Contrary to the Tory party’s rules, which provide that a prime minister cannot be challenged for one year after their election, new rules were brought in with the tough condition that anyone wanting to do so had to have the written support of at least 100 MPs. As no candidate other than Rishi Sunak managed to attain the requisite number, he was declared the ‘winner’, and thus became prime minister of Britain on Tuesday 25 October.

Sunak’s rise

Rishi Sunak has had a meteoric rise through the Conservative party. In 2014 he was selected as Tory candidate for the safe Conservative seat of Richmond, North Yorkshire, with the support of the outgoing MP and former party leader, William Hague, and was elected to parliament in 2015.

He backed the Leave campaign in the Brexit referendum and also Boris Johnson for the Tory leadership, and was made deputy to Johnson’s chancellor Sajid Javid. On the latter’s resignation in 2020, Sunak became chancellor; and on 22 July 2022 he resigned, minutes after Javid had resigned as health secretary over what has been dubbed ‘Partygate’, triggering Johnson’s resignation as prime minister two days later.

As for his educational, family and professional background, Sunak attended Winchester, one of the top exclusive public schools and went on to do a degree in Politics, Philosophy and Economics at Oxford university. Thereafter, he completed an MBA at Stanford in the USA and went to work first at Goldman Sachs and then at the hedge funds TCI and Theleme Partners.

At Stanford he met and married Akshata Murthy, daughter of Narayana Murthy, the billionaire founder of the IT company Infosys.

During the prime ministerial contest between Liz Truss and Rishi Sunak, both candidates vied with each other to bring out their most reactionary stance on matters ranging from anti-trade union legislation to asylum seekers and the northern Ireland protocol. The main difference between them was on government finances, with Sunak insisting that budgets had to be balanced and that tax cuts could not be financed through borrowing.

Truss, on the other hand, promised £30bn-worth of tax cuts, for these were, she asserted, essential to ensure economic growth. The very real chance that Truss’s proposed measures might accelerate the inflationary spiral via government finances coming under pressure did not serve to discourage a majority of the members of the Conservative party from voting for her.

Well, it didn’t take long for Mistress Reality to strike and unravel all the Truss government’s plans. Having sacked Kwarteng, Truss appointed Jeremy Hunt as her new chancellor, and within days he had reversed many of Kwarteng’s ‘mini budget’ provisions. What remained of them is sure to be undone in the days to come.

The election of Sunak as prime minister was greeted with a sigh of relief by markets and the establishment alike. It certainly had the effect of restoring a sense of calm and stability, for Sunak was seen to be competent and economically literate.

Sunak’s election to the top job in the British government has not only been received with satisfaction by the British ruling class, but also by black people in Britain, as well as by Indians and Kenyans because of his family’s connections with these two countries.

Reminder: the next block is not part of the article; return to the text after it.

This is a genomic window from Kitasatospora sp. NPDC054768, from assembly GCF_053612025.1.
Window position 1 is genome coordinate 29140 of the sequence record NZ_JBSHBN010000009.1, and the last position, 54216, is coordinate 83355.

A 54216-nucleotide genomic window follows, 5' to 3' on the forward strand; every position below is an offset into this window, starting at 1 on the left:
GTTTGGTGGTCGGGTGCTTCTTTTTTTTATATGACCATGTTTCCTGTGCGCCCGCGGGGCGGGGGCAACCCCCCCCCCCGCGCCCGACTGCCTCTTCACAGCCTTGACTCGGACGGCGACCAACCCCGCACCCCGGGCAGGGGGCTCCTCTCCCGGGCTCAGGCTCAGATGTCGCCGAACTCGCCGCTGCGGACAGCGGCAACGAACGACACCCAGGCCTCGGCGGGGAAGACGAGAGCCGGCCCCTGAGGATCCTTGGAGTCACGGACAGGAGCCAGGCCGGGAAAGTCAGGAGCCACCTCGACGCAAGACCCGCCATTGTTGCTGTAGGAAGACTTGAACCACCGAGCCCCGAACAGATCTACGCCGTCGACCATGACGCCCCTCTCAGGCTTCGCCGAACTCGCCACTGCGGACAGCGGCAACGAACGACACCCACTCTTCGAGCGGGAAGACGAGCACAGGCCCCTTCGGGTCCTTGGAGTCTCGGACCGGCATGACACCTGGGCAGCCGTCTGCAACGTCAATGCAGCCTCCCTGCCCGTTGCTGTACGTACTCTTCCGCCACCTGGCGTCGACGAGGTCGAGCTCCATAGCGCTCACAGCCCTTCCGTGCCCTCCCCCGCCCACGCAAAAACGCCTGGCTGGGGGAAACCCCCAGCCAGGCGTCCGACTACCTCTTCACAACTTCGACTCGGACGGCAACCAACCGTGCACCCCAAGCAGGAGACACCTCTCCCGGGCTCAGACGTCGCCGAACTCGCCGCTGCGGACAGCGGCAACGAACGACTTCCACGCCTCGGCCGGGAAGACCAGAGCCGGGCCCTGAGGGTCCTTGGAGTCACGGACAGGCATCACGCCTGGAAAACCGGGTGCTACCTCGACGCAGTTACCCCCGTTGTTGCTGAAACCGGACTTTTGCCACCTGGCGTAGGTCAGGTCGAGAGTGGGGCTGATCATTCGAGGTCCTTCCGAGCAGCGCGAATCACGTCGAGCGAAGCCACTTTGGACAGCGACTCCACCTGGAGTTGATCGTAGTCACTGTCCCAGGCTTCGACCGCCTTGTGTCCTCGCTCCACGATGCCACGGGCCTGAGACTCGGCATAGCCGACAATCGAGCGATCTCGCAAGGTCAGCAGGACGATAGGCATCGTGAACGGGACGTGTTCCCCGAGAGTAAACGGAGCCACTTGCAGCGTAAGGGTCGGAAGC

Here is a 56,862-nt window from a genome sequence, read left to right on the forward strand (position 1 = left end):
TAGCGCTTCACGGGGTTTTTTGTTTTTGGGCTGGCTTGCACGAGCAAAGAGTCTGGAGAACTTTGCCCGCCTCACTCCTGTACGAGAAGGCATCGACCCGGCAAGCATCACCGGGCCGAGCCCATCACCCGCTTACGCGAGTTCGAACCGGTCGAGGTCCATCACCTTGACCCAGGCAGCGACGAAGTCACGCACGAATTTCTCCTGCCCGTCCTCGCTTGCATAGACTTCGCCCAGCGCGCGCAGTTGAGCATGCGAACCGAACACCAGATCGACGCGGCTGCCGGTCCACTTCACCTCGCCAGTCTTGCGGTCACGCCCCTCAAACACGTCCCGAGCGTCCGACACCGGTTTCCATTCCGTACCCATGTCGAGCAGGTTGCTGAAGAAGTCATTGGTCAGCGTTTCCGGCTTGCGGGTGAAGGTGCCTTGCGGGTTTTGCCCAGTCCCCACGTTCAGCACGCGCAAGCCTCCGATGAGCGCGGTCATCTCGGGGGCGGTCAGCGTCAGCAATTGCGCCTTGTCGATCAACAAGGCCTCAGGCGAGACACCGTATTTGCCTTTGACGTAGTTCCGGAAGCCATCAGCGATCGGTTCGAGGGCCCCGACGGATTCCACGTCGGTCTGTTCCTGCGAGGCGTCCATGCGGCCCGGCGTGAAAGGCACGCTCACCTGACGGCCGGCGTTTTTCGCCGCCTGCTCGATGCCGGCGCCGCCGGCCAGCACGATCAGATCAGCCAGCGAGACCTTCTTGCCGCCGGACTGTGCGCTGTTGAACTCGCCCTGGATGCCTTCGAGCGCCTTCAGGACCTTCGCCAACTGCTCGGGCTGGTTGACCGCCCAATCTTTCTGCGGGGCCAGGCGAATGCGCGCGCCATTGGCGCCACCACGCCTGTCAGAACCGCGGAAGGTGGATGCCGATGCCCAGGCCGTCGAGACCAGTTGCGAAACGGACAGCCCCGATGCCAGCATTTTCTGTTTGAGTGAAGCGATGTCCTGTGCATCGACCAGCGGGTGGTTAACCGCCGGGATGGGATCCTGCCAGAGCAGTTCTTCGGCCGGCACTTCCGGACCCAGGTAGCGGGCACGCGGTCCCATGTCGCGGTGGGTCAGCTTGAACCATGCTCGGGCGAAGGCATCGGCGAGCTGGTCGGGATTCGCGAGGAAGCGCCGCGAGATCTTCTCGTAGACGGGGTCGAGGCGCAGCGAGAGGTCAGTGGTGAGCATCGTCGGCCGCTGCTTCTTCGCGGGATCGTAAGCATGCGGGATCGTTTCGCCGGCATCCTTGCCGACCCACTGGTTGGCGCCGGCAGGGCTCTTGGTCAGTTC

Not wanting to dampen people’s enthusiasm for Sunak, we simply wish to observe that Sunak has been able to rise up the greasy pole because he is seen by the ruling Conservatives as the person most suited at present to represent the interests of British imperialism, which he will doubtless do, just as Barack Obama, the first black president of the USA, devoted his presidency to the service of US finance capital.

No matter how competent Sunak may be, his in-tray is crammed with urgent problems, which he is in no position to resolve. Public finances are in a dreadful state; public services are seriously stretched; energy and food prices are soaring, with even official inflation close to 10 percent; the balance of payments deficit stood at 4.7 percent of GDP in the second quarter of 2022 and is expected to rise as high as 7.5 percent of GDP in the fourth quarter, threatening a further run on the pound; interest payments on government debt are expected to rise; the economy, which shrank by 0.1 percent in the second quarter of 2022, is likely to go into a period of recession predicted to last at least until the end of 2024.

As if that weren’t enough, various issues consequent upon Brexit, such as the northern Ireland protocol and the related question of getting the northern Ireland assembly working, remain unresolved; there is the ever-present bugbear of British politics – immigration; there is widespread and growing industrial action by workers, whose wages are so low that they have to choose between heating and eating; hundreds of thousands of workers are resorting to receiving handouts from food banks and a growing number of school children are unable to learn because of hunger; and there is the question of whether to keep or scrap the triple lock on pensions, according to which state pensions must rise in line with whichever is the highest of (1) inflation, (2) average earnings, or (3) 2.5 percent.